So I was having an online discussion with my younger brother a little more than a week ago about abortion. Being a devout and pro-life Catholic he held the opinion that life starts at conception, that it a fertilized egg is human and should be treated as human because it is a unique life different than the host parent. I have also been reading bio-ethics and many different places on the debate and they all seem to revolve around trying to justify scientifically what I can best describe as trying to answer the question, "when is an embryo tantamount to a human being?" 

     Of course, that one question gave way to the larger question, "What makes us human?" Where do we define the limits of humanity? Is it strictly in a biological sense as in form, shape, and structure? Is it in potential in the case of infants? Is it in behavior; could someone act in a way that they are no longer considered, if even for a moment, a human? Is it in ability whether physical or mental? Is humanity a transitive property; in other words, is it a label that can be taken away or does it last regardless once it has been gained? Are their varying degrees of humanity where a person could be considered "more human" than someone else?

I am very curious to hear all of your thoughts and ideas!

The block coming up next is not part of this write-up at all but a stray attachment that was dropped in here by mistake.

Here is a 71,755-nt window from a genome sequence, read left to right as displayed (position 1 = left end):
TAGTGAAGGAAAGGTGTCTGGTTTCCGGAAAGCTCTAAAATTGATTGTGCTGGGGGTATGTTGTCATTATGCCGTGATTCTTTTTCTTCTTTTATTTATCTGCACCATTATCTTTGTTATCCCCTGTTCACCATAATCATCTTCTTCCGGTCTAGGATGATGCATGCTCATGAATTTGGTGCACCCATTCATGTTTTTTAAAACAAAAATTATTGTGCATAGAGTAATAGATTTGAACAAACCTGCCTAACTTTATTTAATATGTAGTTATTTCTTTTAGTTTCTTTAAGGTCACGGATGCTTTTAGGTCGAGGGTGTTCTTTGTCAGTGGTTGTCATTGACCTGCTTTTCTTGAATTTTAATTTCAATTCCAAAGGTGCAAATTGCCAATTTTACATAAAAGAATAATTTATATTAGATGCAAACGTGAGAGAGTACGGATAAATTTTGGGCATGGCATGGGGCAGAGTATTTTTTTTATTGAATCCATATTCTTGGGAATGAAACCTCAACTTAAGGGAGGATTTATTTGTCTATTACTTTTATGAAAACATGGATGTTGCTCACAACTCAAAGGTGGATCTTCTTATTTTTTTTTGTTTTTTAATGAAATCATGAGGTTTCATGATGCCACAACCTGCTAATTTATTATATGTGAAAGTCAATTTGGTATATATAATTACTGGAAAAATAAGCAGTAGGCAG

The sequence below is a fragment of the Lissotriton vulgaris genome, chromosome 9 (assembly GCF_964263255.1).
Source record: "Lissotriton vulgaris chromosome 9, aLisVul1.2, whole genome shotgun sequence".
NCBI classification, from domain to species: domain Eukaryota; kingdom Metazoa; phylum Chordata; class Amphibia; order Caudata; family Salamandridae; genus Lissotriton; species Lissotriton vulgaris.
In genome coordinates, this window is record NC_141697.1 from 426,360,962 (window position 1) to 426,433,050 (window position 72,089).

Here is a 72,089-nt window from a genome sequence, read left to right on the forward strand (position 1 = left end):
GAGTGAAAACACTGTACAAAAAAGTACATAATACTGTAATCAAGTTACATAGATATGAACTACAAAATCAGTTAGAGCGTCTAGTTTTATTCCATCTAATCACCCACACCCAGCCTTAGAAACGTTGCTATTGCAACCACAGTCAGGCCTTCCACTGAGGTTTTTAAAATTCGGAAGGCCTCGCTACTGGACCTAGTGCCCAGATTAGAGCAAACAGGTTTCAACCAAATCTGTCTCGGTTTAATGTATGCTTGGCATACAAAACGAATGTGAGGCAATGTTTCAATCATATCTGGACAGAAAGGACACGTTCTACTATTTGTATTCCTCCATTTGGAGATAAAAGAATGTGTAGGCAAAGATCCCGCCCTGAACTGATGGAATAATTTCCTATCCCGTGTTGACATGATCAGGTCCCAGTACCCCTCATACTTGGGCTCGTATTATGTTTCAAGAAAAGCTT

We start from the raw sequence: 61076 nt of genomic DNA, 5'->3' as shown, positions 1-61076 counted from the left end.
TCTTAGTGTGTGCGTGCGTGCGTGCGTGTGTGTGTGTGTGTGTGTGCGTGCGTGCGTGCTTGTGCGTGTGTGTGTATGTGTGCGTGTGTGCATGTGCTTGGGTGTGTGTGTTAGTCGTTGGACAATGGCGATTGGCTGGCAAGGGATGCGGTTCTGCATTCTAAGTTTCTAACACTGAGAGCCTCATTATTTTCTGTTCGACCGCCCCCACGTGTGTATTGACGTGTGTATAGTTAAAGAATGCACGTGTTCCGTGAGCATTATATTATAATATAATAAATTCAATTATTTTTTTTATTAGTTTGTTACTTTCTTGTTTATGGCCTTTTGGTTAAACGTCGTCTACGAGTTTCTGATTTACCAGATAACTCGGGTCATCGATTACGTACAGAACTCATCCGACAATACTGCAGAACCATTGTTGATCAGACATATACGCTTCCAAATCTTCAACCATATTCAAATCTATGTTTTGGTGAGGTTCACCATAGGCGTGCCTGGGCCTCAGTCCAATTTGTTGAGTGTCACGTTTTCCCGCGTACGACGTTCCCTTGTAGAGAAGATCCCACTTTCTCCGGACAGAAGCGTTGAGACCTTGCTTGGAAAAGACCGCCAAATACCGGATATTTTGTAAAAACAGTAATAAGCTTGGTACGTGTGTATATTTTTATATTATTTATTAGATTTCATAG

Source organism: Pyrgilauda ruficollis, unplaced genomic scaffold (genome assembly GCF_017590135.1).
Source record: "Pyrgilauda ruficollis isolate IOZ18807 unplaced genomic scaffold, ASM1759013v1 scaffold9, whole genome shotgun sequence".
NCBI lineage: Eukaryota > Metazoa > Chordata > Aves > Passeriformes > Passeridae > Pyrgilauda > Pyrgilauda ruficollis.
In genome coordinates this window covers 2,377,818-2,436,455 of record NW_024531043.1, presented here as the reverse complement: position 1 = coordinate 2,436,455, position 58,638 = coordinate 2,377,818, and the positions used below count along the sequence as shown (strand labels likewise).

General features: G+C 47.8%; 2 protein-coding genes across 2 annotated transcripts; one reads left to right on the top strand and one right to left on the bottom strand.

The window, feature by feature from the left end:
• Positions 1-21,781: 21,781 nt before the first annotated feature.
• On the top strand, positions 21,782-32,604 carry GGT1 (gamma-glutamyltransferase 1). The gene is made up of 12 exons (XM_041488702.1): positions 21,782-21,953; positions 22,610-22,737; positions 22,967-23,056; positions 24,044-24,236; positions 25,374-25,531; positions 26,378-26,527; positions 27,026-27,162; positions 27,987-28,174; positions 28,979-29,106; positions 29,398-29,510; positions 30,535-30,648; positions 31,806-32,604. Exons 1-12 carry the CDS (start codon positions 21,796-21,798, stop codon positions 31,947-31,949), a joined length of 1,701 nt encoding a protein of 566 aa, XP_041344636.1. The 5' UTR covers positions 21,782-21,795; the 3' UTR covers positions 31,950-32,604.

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Sorry Saggy, to hijack your thread for just a sec, but I just wanted everyone to know that this is World Humanist Day!

World Huminists Emblem

As you were --

Abortion as a form of birth control is wrong and should be illegal.  If there is a valid medical reason for an abortion, thin it should be permitted.  Also I think a woman should have a choice to carry a child which is the result of rape or incest.

What even makes it your business, much less the state's?

Women already can choose to keep a child no matter how conceived. What made you think otherwise? The question is whether the government should be able to forbid her from terminating a pregnancy.

As far as I'm concerned, if a woman wants to have abortions as a form of entertainment, I don't give a flying sh**.

As far as I'm concerned, if a woman wants to have abortions as a form of entertainment, I don't give a flying sh**.

I just wanted to agree here.

Where is the harm?
So what exactly makes this kind of abortion wrong?

One can hardly point to a single aspect and say, "There - THAT's the thing that makes us Human!" It's more like a mosaic, a jigsaw puzzle, from which sociopaths have a piece missing.

One of those pieces (see how nicely I segued into this, without facing accusation of hi-jacking the thread?), is that we tend to enjoy observing nudity, and the Religious Right, during Little GW's administration, used the FCC to levy heavy fines against TV networks that allow onscreen nudity, such as we may remember from such shows as "NYPD Blue," and while I'm no aficionado of Dennis Franz's butt, I resent any infringement on his right to show it - I can always close my eyes. Well, today, Big Johnny Roberts and the Supremes overturned the FCC reg banning brief TV nudity, so it looks like we just got back one of those pieces of the puzzle that makes us human, the right to glimpse a little boob and bum. Can I get a Hallelujah!?:-)/\:-) high five

I fear that this discussion is one of those best suited to long, lazy Sunday afternoons, with a lot of good weed available.  I would not want to try to give an answer to this question without plenty of chemical stimulation and also social stimulation.